The notes in the book in the picture are my expressing times, written out for me by my Mother to remind me as my brain at that time was 99% mush. There were lots of warm flannels involved if I managed to get one tube full of milk, which I think was 30ml we cracked open a bottle of Shloer in celebration!

Betrys’s condition deteriorated, and to be honest at two weeks old she was probably worse than when she was born, she was ventilator dependant, had chronic lung disease, her blood sugars were everywhere, required many blood transfusions, she had a PDA parent ductus arteriosus a heart problem which is common in Premature Babies that was preventing her from progressing.

Every day I would be there for the doctors morning ward round to listen to their plan, for many weeks it was very bleak, her weight gain was poor, she had numerous suspected infections, her tube dislodged causing that terrifying moment when those numbers on the screen go down and down as her oxygen saturation’s plummeted,  the alarms of the machines still haunt me today.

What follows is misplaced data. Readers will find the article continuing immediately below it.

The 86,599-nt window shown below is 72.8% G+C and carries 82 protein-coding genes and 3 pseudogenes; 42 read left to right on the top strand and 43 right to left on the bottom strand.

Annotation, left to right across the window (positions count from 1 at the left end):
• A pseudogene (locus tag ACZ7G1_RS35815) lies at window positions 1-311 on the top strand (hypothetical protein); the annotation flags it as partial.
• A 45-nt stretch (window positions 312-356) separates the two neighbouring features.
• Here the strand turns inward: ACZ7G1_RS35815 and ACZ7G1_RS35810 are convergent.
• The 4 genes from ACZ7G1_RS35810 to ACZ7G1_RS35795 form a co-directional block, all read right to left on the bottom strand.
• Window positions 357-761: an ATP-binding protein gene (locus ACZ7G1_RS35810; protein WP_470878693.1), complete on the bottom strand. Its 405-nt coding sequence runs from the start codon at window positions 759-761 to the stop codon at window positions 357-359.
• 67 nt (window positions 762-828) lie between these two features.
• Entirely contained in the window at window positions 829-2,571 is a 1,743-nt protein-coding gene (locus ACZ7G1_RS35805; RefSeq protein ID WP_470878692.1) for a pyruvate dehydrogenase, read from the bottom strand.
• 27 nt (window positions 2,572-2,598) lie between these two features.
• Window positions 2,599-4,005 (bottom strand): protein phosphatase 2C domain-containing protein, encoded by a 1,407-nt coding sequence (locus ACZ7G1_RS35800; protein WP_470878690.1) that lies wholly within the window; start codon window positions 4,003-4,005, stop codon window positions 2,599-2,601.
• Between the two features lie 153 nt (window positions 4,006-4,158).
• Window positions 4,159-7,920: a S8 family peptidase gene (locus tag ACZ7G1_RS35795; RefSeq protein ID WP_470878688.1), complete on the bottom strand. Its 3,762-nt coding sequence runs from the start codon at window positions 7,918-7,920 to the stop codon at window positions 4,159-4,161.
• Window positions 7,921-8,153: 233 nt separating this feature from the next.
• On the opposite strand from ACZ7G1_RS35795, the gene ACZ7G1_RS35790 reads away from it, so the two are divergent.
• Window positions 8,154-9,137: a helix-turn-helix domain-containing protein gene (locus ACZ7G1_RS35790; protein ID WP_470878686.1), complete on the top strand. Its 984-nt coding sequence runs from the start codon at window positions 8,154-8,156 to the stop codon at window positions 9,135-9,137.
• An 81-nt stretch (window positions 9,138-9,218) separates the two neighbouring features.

It was decided to take her to Alder Hey to try to rectify her heart problem, we were so scared she wouldn’t make the journey, she did, but on arrival the consultants decided her condition was too poor to survive the operation and they would not take the risk. We asked the doctors and Consultants,‘what happens now?’,  it was explained there was little more that could be done, they would continue her care and she had to just grow her way out of it and to hope she remained infection free in the process.

Everyday we went to see her, my husband had to go back to work but would be there before and after, I would change her nappy, feed her through her tube, talk, read and sing to her.

It was hard, I had never had a baby before, I didn’t know what to do, but I knew I loved her and I had to will her to live. My life was in the hospital and expressing, everything else was on hold.  I shut myself off from the outside world, when I went home I wouldn’t answer the door or my phone, I wouldn’t go to a shop or anywhere I thought I might see somebody I knew.

I felt I had let everybody down, this baby was so wanted by so many people and I couldn’t carry her. I speak to my best friend who lives 150 miles away on the phone at least three times a week but I couldn’t even speak to her. She came to visit after a few weeks, we still laugh today that when explaining how small Betrys was she compared her to the size of a plucked and dressed Partridge!